You can find on this page the Oslo old map to print and to download in PDF. The Oslo historical map and the vintage map of Oslo present the past and evolutions of the city of Oslo in Norway.

Oslo historical map

Map of Oslo historical

The Oslo old map shows evolutions of Oslo city. This historical map of Oslo will allow you to travel in the past and in the history of Oslo in Norway. The Oslo ancient map is downloadable in PDF, printable and free.

Oslo has been regarded as the capital city since the reign of King Haakon V (1299–1319), the first king to reside permanently in the historical city of Oslo. He also started the construction of the Akershus Castle as you can see in Oslo historical map. A century later, Norway was the weaker part in a personal union with Denmark, and Oslo role was reduced to that of provincial administrative centre, with the monarchs residing in Copenhagen. The fact that the University of Oslo was founded as late as 1811 had an adverse effect on the development of the nation. Oslo was destroyed several times by fire, and after the fourteenth calamity, in 1624, King Christian IV of Denmark and Norway ordered it rebuilt at a new site across the bay, near Akershus Castle and given the name Christiania. Long before this, Christiania had started to establish its stature as a centre of commerce and culture in Norway.

The part of the historical city built starting in 1624 is now often called Kvadraturen because of its orthogonal layout. The last plague outbreak ravaged Oslo in 1654. In 1814 Christiania once more became a real capital when the union with Denmark was dissolved as its shown in Oslo historical map. Many landmarks were built in the 19th century, including the Royal Palace (1825–1848); Stortinget (the Parliament) (1861–1866), the University, Nationaltheatret and the Stock Exchange. Among the world-famous artists who lived here during this period were Henrik Ibsen and Knut Hamsun (the latter was awarded the Nobel Prize for literature). In 1850, Christiania also overtook Bergen and became the most populous city in the country. In 1877 the city was renamed Kristiania. The original name of Oslo was restored in 1925.

Under the reign of King Olav Kyrre, Oslo became a cultural centre for Eastern Norway. St. Hallvard became the city patron saint and is depicted on the city historical seal. In 1174, Hovedøya Abbey (Hovedøya kloster) was built. The churches and abbeys became major owners of large tracts of land, which proved important for the city economic development, especially before the Black Death as its mentioned in Oslo historical map. During the Middle Ages, Oslo reached its heights in the reign of King Haakon V. He started the building of Akershus Castle and was also the first king to reside permanently in the city, which helped to make Oslo the capital of Norway.

Oslo vintage map

Map of Oslo antique

The Oslo vintage map give a unique insight into the history and evolution of Oslo city. This vintage map of Oslo with its antique style will allow you to travel in the past of Oslo in Norway. The Oslo vintage map is downloadable in PDF, printable and free.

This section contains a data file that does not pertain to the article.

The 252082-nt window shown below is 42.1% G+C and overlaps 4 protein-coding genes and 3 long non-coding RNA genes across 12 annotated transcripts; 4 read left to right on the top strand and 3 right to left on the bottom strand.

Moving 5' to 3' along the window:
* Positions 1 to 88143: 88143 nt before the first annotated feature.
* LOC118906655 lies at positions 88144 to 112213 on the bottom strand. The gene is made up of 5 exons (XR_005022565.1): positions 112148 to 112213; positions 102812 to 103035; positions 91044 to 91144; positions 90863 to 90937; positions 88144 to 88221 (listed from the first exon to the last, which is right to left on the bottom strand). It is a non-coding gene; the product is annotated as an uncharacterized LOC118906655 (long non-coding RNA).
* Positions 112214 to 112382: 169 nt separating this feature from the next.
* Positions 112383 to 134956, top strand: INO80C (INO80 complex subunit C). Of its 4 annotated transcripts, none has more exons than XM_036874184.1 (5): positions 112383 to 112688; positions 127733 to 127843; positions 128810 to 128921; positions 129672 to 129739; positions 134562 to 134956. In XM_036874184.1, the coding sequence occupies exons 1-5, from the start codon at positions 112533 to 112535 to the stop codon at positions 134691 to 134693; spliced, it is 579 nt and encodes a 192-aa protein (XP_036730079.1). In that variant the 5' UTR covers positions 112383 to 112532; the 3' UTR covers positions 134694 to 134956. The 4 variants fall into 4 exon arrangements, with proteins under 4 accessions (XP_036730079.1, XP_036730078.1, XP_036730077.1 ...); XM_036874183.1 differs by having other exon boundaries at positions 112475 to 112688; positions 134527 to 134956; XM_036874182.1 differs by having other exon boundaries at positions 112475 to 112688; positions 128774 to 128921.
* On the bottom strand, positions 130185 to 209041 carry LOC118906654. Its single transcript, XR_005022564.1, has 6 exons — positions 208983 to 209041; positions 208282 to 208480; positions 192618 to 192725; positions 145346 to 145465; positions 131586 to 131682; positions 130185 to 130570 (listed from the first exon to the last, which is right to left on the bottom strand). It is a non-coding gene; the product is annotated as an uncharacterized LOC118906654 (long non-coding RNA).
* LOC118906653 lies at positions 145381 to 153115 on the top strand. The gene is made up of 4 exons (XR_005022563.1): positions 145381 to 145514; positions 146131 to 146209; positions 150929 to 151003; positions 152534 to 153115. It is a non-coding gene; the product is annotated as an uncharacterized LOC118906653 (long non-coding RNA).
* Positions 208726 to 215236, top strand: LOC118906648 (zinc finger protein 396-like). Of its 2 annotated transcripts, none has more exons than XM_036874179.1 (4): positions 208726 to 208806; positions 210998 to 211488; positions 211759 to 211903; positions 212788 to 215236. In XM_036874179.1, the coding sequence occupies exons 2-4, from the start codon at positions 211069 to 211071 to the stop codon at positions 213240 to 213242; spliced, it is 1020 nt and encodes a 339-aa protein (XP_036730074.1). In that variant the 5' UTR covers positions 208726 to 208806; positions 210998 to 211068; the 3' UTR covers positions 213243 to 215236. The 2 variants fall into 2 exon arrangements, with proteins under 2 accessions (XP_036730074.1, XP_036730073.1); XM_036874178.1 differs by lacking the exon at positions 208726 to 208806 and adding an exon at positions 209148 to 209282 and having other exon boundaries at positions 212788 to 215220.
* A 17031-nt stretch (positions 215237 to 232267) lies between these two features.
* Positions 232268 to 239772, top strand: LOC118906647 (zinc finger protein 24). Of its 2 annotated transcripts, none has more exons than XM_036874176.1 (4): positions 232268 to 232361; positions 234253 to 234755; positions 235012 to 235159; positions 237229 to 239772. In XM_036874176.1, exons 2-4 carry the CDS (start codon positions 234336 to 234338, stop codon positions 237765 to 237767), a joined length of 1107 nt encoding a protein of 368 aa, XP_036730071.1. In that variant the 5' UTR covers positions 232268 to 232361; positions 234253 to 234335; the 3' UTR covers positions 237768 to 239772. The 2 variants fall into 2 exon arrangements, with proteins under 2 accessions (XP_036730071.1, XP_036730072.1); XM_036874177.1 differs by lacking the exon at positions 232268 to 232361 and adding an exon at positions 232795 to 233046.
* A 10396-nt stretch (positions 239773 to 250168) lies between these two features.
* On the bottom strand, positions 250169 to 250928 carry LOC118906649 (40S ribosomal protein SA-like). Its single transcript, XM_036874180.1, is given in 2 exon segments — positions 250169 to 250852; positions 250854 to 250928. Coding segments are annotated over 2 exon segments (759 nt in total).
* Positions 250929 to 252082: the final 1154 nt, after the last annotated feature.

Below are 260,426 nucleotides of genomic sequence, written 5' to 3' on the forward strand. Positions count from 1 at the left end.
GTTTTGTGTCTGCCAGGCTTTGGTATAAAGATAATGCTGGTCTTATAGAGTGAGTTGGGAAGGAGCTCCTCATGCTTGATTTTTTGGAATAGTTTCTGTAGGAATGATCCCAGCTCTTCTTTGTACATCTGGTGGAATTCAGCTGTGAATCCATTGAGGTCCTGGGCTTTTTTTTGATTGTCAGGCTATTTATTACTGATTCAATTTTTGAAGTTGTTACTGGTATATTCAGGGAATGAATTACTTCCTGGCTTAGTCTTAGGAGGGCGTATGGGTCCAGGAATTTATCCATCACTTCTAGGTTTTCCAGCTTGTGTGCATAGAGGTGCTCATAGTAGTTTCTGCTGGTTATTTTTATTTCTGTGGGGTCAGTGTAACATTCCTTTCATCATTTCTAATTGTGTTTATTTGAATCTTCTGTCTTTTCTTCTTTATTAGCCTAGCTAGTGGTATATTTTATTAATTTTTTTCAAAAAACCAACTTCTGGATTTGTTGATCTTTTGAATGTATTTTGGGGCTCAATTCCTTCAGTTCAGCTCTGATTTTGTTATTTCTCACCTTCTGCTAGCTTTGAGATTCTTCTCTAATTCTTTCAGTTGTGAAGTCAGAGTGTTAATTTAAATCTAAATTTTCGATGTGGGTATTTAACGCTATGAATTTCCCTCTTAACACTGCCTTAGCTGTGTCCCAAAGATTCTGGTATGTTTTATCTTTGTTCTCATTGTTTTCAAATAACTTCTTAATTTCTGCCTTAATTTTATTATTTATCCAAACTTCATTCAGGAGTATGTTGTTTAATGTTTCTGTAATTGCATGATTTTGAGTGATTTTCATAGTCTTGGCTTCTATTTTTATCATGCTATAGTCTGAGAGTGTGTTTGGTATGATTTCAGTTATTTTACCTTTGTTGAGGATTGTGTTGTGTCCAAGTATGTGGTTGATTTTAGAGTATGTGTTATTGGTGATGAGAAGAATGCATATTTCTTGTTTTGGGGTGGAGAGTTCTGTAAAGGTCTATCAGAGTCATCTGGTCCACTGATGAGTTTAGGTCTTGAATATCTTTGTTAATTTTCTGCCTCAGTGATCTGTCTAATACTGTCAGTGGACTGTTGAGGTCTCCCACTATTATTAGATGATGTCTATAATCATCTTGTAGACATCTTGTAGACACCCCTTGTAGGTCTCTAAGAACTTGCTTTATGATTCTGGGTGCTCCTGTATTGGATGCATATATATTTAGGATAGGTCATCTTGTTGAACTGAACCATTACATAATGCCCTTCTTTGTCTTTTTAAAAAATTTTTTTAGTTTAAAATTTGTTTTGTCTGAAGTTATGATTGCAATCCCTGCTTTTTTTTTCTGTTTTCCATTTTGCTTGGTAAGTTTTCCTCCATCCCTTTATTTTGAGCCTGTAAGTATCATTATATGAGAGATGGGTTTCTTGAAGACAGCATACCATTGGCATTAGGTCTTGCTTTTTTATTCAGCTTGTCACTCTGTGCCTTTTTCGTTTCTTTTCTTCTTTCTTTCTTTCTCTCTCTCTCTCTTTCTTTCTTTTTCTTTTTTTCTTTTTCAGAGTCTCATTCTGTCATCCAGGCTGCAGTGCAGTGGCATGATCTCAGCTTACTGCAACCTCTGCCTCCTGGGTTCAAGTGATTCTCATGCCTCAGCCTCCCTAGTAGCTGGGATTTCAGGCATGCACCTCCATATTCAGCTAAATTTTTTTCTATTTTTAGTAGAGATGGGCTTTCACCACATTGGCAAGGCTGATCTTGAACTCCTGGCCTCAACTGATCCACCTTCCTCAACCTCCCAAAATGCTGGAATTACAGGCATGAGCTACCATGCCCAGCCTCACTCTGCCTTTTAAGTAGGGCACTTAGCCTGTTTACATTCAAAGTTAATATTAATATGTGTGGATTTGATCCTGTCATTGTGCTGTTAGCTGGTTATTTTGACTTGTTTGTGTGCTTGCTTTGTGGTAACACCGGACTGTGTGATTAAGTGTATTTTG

In the end of the 12th century, Hanseatic traders from Rostock moved into the vintage city and gained major influence in the city. The Black Death came to Norway in 1349 and, like other cities in Europe, the city suffered greatly. The churches earnings from their land also dropped so much that the Hanseatic traders dominated the city foreign trade in the 15th century. Over the years, fire destroyed major parts of the city many times, as many of the city buildings were built entirely of wood. After the last fire in 1624, which lasted for three days, King Christian IV decided that the old city should not be rebuilt again. His men built a network of roads in Akershagen near Akershus Castle as you can see in Oslo vintage map. He demanded that all citizens should move their shops and workplaces to the newly built city of Christiania. The transformation of the city went slowly for the first hundred years. Outside the city, near Vaterland and Grønland near Gamle Oslo a new, unmanaged part of the city grew up with citizens of low status.

In the 18th century, after the Great Northern War, the city economy boomed with shipbuilding and trade. The strong economy transformed Christiania into a trading port. In the 19th century, several state institutions were established and the city role as a capital intensified. Christiania expanded its industry from 1840, most importantly around Akerselva. The expansion prompted the authorities to construct several important buildings, most of which remain as tourist attractions. There was a brief building boom from 1880, with many new houses, but the boom collapsed in 1889 as its shown in Oslo vintage map. Auctioning off of children was prohibited by law (Fattigloven) in 1900, as a result of court cases related to children having died/been killed. The kommune developed new areas such as Ullevål Hageby (1918–1926) and Torshov (1917–1925).

City Hall was constructed in the former slum area of Vika, from 1931–1950. The municipality of Aker was incorporated into Oslo in 1948, and suburbs were developed, such as Lambertseter (from 1951) as its mentioned in Oslo vintage map. Aker Brygge was constructed on the site of the former shipyard Akers Mekaniske Verksted, from 1982–1998. On 22 July 2011, Oslo was hit by a bomb blast that ripped through the city central government district, also damaging Prime Minister Jens Stoltenberg office while he was absent and the nearby Ministry of Petroleum. The terrorist blast killed at least eight people prior to a shooting spree on the island of Utøya on lake Tyrifjorden, which killed 69 youths participating in a Norwegian Labour Party youth camp. The culprit is Anders Behring Breivik.